Is the Telstra share price a bargain buy at $4?

Is it time to call on this telco to try to make us returns?

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The Telstra Group Ltd (ASX: TLS) share price has been drifting lower over the last few months. Since 21 June 2023, the company has gone down by close to 10%, as we can see on the chart below. Some investors may be looking at the business and thinking that it could be appealing.

Telstra is the largest telecommunications business in Australia, with an impressive market share of mobile and a strong position in home broadband. It also has operations in other areas, such as Telstra Health and Pacific telco business Digicel Pacific.

First, I'm going to look at whether it's a bargain, and then consider if it's a buy.

Telstra share price valuation

There are a number of different ways to value a business, looking at the earnings multiple and the cash flow multiple are two of the easiest.

The company is currently expected to generate earnings per share (EPS) of 18.9 cents, according to Commsec, in FY24. This puts the forward price/earnings (P/E) ratio at 21. The lower Telstra share price means it's better value, but it can be complicated to say whether this P/E ratio is better value than something like Wesfarmers Ltd (ASX: WES) and Metcash Ltd (ASX: MTS) when they're in different industries.

I'm not sure I could call it a 'bargain' with a forward P/E ratio above 20, but if we just look at Telstra shares, it's close to its low for the 2023 calendar year and better value than it has been for most of the year.

The business has provided guidance that its free cash flow after lease payments for FY24 is between $2.8 billion to $3.2 billion. The current Telstra market capitalisation implies that it's valued at 14.6 times to 16.7 times that guided cash flow. Those valuation numbers seem more appealing.

Is it a buy?

For investors interested in ASX blue-chip shares, or Telstra more specifically, I think the company is attractive to buy today.

I like that the company has shown an impressive record of growing its number of mobile subscribers over time. It's investing in its 5G network to maintain/expand its leadership in the mobile space, and increasing prices for subscribers in line with inflation (which is a useful organic boost for revenue).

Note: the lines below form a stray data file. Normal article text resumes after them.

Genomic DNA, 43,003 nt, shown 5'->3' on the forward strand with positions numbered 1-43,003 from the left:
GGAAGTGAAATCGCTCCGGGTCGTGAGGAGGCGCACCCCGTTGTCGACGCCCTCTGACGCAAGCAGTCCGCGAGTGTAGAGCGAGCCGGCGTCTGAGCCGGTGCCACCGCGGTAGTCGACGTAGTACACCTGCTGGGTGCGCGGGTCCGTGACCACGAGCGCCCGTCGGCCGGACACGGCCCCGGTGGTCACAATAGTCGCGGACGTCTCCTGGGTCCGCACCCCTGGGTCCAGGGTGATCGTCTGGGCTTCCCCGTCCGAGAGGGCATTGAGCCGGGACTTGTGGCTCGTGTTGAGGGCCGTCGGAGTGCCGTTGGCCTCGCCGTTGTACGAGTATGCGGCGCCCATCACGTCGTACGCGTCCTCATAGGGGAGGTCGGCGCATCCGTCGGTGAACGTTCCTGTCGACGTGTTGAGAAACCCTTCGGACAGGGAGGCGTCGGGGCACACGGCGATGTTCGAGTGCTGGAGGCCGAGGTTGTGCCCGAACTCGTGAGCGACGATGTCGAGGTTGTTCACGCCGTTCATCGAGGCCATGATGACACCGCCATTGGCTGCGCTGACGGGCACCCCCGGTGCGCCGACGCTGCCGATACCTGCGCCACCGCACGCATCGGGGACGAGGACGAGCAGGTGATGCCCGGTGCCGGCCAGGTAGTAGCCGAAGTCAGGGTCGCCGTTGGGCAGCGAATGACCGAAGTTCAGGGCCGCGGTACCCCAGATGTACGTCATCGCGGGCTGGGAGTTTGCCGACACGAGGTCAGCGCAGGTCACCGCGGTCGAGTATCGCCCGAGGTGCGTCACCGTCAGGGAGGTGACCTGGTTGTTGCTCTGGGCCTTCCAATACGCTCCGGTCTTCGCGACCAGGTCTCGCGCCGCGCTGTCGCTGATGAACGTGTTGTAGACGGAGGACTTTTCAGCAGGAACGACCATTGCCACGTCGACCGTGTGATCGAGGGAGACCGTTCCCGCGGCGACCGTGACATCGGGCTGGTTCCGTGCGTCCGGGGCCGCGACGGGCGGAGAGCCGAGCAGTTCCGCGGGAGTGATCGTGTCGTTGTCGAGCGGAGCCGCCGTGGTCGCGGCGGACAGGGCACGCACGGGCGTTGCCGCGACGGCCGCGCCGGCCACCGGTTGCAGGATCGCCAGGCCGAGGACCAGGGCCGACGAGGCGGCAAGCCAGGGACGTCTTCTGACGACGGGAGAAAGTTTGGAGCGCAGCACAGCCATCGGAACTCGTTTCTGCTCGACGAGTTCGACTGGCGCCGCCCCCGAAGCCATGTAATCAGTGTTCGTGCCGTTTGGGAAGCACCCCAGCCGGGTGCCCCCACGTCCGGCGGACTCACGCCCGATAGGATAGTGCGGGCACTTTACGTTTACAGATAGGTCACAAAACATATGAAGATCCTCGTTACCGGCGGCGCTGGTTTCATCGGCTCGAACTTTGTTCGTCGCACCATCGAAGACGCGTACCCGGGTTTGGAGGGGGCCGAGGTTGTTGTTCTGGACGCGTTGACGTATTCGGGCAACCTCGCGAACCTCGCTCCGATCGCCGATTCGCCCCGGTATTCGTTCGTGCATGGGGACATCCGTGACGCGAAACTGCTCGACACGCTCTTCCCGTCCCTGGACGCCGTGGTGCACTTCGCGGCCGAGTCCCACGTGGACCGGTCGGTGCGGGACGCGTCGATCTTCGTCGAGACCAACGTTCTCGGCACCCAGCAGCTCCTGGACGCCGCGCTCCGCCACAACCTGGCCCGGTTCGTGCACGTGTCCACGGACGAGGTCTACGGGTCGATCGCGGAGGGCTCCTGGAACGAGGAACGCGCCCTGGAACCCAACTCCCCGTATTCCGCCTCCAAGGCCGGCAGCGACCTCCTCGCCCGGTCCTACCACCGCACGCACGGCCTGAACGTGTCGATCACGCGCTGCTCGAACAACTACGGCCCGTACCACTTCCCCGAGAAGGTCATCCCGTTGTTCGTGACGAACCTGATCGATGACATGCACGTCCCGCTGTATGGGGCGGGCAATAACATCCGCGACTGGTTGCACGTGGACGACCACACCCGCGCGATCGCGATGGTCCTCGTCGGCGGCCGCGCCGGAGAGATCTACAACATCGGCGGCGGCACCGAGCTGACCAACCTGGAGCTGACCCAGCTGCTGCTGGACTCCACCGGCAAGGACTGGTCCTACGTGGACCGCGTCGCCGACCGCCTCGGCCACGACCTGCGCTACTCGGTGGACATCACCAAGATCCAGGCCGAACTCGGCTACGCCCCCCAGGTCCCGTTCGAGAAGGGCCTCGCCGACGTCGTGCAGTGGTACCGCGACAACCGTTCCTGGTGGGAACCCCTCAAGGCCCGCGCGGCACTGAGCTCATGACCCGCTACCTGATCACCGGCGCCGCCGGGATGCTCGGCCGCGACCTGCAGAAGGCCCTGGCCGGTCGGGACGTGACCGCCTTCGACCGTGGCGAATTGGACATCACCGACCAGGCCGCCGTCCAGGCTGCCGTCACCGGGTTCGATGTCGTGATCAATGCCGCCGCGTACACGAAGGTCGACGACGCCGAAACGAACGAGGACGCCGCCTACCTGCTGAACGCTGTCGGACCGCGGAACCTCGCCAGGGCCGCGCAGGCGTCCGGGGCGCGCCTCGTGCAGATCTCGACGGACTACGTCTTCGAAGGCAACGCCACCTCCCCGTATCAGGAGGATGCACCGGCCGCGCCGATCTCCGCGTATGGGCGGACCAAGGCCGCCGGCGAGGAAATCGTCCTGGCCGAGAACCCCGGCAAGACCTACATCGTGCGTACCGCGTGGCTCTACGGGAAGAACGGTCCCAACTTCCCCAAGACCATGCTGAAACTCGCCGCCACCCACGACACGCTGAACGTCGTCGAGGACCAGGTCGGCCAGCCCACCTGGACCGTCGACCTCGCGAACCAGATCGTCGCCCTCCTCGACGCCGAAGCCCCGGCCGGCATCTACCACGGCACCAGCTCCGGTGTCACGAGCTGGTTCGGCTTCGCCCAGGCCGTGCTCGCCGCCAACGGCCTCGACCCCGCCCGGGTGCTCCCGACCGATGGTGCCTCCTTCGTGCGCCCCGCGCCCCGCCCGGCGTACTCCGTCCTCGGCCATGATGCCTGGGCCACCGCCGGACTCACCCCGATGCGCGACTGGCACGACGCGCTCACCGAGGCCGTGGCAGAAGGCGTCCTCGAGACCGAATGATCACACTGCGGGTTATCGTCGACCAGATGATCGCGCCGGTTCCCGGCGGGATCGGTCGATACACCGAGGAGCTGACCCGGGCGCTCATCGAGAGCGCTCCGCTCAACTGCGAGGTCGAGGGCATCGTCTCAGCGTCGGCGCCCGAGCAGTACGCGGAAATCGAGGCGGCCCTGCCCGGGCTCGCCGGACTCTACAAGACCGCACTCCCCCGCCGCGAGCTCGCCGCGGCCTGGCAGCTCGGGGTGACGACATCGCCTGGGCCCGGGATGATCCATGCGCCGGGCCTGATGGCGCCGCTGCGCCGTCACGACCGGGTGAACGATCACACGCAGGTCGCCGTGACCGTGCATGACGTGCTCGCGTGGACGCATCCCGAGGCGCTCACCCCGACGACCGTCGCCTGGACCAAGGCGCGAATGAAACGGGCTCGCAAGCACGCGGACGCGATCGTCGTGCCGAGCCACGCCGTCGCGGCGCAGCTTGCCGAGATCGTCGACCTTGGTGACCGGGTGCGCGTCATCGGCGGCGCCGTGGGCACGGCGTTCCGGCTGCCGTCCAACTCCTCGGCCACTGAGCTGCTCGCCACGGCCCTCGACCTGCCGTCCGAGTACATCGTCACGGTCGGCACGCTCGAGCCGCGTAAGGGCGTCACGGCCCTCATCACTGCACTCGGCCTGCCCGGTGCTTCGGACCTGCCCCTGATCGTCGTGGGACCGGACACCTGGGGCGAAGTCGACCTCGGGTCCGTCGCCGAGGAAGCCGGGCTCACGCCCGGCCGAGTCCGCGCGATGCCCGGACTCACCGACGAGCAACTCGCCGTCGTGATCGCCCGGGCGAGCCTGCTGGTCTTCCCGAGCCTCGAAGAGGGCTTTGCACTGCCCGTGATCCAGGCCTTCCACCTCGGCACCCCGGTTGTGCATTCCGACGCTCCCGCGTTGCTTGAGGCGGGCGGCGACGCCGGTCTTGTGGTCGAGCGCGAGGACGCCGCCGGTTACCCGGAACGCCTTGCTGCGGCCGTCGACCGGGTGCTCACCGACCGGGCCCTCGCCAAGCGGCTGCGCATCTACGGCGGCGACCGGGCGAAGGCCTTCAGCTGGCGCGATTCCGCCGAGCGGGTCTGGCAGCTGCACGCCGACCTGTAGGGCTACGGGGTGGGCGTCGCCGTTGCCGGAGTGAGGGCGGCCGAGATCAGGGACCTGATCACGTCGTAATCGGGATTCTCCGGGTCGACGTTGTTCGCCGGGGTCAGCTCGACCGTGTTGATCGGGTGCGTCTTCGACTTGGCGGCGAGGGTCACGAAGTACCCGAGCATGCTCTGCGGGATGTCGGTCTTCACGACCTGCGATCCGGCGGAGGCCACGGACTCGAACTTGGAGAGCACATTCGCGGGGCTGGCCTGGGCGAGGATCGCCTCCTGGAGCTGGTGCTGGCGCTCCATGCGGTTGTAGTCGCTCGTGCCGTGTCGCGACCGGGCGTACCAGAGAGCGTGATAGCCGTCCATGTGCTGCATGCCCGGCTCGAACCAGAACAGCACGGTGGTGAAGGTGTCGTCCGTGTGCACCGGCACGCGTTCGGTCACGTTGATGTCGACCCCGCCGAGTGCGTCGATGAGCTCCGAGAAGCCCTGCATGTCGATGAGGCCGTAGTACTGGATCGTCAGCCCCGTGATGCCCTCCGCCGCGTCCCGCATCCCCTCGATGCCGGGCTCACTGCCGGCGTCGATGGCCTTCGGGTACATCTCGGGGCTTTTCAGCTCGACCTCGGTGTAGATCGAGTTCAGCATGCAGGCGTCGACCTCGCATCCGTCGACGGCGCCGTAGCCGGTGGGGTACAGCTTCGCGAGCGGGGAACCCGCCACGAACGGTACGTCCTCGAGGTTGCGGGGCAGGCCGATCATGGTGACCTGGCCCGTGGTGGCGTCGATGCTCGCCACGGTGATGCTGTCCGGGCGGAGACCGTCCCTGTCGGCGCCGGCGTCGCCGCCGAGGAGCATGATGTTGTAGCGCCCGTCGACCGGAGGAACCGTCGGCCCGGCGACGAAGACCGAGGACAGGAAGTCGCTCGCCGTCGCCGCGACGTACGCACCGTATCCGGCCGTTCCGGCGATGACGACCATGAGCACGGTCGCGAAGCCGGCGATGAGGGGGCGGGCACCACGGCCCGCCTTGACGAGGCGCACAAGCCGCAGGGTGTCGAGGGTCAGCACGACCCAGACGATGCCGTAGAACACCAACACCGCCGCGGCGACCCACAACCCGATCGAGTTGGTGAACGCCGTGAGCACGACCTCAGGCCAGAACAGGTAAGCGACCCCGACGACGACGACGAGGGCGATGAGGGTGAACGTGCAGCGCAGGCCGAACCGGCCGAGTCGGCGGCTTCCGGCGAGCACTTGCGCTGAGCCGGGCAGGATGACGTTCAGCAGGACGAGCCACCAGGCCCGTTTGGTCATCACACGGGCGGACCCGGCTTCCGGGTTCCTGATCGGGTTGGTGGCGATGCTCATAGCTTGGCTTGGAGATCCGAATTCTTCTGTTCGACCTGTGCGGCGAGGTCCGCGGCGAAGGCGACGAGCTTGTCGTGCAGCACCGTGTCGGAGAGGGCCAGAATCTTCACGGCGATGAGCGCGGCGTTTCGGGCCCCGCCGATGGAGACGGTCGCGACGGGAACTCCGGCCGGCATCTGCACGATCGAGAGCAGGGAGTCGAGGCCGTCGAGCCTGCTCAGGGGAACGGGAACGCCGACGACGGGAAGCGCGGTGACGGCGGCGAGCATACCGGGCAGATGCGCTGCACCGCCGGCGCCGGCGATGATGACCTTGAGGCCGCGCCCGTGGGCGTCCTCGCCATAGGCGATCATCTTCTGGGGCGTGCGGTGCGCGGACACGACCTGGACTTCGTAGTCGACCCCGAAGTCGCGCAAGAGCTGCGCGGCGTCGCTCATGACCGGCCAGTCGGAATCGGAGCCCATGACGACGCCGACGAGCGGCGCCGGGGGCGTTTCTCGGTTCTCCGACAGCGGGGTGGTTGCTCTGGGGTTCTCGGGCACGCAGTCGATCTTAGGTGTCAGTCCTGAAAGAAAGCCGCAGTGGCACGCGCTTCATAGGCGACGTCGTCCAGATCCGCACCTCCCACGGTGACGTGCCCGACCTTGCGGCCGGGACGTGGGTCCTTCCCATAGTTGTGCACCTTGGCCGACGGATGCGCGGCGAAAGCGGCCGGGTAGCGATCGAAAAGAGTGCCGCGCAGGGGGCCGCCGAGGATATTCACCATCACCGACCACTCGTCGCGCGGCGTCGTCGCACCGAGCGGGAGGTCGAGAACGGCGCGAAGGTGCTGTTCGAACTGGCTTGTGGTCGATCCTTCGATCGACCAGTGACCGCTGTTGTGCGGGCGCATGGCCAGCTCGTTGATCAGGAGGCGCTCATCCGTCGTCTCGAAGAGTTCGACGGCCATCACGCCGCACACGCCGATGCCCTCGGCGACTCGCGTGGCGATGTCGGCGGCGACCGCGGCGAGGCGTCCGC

Not only is the 5G network good for Telstra's mobile business, but it could be key for unlocking significant profit margin improvements for its home broadband division. If it can convince customers to switch from the NBN to Telstra's 5G-powered wireless broadband, it could mean that the ASX telco share would capture a lot more of the value of the household's monthly bill rather than some of it going to the NBN.

Telstra is expecting EPS growth in the next few years, which should be supportive for the Telstra share price, as profit growth is usually important for investors. It's looking to grow revenue and work on costs/productivity.

Improving profit can also lead to a growing dividend for shareholders. Estimates on Commsec suggest that it could pay an annual dividend per share of 18 cents, which would be a grossed-up dividend yield of 6.4%. I'd suggest this is a good time to consider the business, with a number of things going positively for the company.

Motley Fool contributor Tristan Harrison has no position in any of the stocks mentioned. The Motley Fool Australia's parent company Motley Fool Holdings Inc. has positions in and has recommended Wesfarmers. The Motley Fool Australia has positions in and has recommended Telstra Group and Wesfarmers. The Motley Fool Australia has recommended Metcash. The Motley Fool has a disclosure policy. This article contains general investment advice only (under AFSL 400691). Authorised by Scott Phillips.

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